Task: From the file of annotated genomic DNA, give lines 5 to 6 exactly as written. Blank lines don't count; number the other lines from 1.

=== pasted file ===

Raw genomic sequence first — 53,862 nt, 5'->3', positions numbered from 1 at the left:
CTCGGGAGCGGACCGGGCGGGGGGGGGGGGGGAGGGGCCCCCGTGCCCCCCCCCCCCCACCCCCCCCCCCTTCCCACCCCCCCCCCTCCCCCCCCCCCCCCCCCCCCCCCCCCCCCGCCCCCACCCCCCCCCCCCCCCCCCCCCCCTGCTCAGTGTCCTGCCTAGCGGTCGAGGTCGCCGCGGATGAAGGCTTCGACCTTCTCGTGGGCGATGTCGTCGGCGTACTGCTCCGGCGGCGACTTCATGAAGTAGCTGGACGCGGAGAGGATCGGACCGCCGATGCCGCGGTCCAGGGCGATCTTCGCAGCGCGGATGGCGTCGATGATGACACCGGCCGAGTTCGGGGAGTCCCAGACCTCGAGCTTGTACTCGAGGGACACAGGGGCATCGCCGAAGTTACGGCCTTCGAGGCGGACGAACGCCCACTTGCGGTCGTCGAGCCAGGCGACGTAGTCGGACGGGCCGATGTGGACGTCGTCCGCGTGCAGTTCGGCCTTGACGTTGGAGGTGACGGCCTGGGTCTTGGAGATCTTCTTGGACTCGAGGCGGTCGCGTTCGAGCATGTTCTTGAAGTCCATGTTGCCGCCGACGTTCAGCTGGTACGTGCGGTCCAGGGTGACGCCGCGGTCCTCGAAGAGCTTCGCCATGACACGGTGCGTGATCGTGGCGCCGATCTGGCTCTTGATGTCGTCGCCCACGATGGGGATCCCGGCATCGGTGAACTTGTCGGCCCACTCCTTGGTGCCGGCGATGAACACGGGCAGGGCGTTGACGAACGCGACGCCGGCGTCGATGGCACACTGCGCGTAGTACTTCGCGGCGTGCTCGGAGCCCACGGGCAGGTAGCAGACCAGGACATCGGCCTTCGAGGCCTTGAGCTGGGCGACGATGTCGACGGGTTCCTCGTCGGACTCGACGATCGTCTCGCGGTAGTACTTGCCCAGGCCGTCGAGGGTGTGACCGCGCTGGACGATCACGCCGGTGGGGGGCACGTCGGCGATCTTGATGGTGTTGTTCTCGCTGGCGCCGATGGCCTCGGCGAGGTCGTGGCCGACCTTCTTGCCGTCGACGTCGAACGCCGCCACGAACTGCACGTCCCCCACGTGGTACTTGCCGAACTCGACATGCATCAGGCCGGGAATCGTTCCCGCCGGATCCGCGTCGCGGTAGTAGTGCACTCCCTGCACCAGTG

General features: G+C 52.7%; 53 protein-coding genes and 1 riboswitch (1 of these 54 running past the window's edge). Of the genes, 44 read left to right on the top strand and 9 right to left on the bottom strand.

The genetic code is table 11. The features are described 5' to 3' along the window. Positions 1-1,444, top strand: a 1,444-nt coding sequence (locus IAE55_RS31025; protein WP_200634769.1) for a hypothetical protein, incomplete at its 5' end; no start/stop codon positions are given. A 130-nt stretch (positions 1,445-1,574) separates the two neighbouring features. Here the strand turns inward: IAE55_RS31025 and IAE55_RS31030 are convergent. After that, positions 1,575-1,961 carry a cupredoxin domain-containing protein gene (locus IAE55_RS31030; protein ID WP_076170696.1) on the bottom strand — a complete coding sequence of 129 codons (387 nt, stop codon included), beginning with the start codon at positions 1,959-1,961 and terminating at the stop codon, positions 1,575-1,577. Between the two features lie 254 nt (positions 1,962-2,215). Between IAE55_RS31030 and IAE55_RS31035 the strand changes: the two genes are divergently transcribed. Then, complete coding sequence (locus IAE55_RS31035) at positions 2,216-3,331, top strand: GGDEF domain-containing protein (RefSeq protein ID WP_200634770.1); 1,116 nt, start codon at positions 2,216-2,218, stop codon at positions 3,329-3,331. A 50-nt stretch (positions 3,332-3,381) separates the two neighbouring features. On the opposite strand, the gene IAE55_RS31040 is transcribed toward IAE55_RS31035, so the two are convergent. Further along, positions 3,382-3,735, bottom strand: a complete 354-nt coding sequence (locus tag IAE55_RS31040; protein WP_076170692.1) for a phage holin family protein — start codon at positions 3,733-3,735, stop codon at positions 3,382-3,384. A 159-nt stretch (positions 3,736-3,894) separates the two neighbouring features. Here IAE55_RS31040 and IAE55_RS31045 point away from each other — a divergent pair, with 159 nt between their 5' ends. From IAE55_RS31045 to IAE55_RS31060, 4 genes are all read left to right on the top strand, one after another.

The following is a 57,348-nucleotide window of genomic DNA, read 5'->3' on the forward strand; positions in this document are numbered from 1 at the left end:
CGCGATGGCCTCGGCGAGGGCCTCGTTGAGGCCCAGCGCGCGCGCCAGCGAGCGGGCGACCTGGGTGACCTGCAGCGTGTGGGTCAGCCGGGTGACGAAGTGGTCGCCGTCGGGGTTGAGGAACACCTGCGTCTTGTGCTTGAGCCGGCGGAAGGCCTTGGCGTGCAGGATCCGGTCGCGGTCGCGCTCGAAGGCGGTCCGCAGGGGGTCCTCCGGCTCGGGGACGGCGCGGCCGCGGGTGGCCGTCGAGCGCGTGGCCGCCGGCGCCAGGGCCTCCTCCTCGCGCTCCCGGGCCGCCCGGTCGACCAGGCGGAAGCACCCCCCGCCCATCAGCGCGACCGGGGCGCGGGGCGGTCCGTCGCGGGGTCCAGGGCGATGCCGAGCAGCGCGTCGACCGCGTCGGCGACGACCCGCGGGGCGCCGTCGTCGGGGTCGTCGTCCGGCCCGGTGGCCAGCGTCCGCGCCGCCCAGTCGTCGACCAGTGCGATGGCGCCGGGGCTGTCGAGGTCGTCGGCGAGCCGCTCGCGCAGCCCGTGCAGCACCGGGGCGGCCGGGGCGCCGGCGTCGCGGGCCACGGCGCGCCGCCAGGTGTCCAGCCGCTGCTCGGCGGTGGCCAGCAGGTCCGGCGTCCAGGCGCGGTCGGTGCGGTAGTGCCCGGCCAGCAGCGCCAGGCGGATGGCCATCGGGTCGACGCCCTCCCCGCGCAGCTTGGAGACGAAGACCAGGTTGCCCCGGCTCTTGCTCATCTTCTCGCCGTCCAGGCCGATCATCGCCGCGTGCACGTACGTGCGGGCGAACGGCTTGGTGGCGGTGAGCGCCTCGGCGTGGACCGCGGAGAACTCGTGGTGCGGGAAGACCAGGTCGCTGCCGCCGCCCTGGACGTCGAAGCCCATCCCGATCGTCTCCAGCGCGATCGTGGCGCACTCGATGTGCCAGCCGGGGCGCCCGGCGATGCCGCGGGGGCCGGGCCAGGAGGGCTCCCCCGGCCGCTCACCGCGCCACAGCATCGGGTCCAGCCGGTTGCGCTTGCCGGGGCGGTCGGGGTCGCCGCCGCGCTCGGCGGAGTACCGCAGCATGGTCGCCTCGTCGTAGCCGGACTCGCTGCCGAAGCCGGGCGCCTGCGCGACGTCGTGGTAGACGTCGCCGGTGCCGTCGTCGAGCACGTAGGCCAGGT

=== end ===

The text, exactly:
The following is a 57,348-nucleotide window of genomic DNA, read 5'->3' on the forward strand; positions in this document are numbered from 1 at the left end:
CGCGATGGCCTCGGCGAGGGCCTCGTTGAGGCCCAGCGCGCGCGCCAGCGAGCGGGCGACCTGGGTGACCTGCAGCGTGTGGGTCAGCCGGGTGACGAAGTGGTCGCCGTCGGGGTTGAGGAACACCTGCGTCTTGTGCTTGAGCCGGCGGAAGGCCTTGGCGTGCAGGATCCGGTCGCGGTCGCGCTCGAAGGCGGTCCGCAGGGGGTCCTCCGGCTCGGGGACGGCGCGGCCGCGGGTGGCCGTCGAGCGCGTGGCCGCCGGCGCCAGGGCCTCCTCCTCGCGCTCCCGGGCCGCCCGGTCGACCAGGCGGAAGCACCCCCCGCCCATCAGCGCGACCGGGGCGCGGGGCGGTCCGTCGCGGGGTCCAGGGCGATGCCGAGCAGCGCGTCGACCGCGTCGGCGACGACCCGCGGGGCGCCGTCGTCGGGGTCGTCGTCCGGCCCGGTGGCCAGCGTCCGCGCCGCCCAGTCGTCGACCAGTGCGATGGCGCCGGGGCTGTCGAGGTCGTCGGCGAGCCGCTCGCGCAGCCCGTGCAGCACCGGGGCGGCCGGGGCGCCGGCGTCGCGGGCCACGGCGCGCCGCCAGGTGTCCAGCCGCTGCTCGGCGGTGGCCAGCAGGTCCGGCGTCCAGGCGCGGTCGGTGCGGTAGTGCCCGGCCAGCAGCGCCAGGCGGATGGCCATCGGGTCGACGCCCTCCCCGCGCAGCTTGGAGACGAAGACCAGGTTGCCCCGGCTCTTGCTCATCTTCTCGCCGTCCAGGCCGATCATCGCCGCGTGCACGTACGTGCGGGCGAACGGCTTGGTGGCGGTGAGCGCCTCGGCGTGGACCGCGGAGAACTCGTGGTGCGGGAAGACCAGGTCGCTGCCGCCGCCCTGGACGTCGAAGCCCATCCCGATCGTCTCCAGCGCGATCGTGGCGCACTCGATGTGCCAGCCGGGGCGCCCGGCGATGCCGCGGGGGCCGGGCCAGGAGGGCTCCCCCGGCCGCTCACCGCGCCACAGCATCGGGTCCAGCCGGTTGCGCTTGCCGGGGCGGTCGGGGTCGCCGCCGCGCTCGGCGGAGTACCGCAGCATGGTCGCCTCGTCGTAGCCGGACTCGCTGCCGAAGCCGGGCGCCTGCGCGACGTCGTGGTAGACGTCGCCGGTGCCGTCGTCGAGCACGTAGGCCAGGT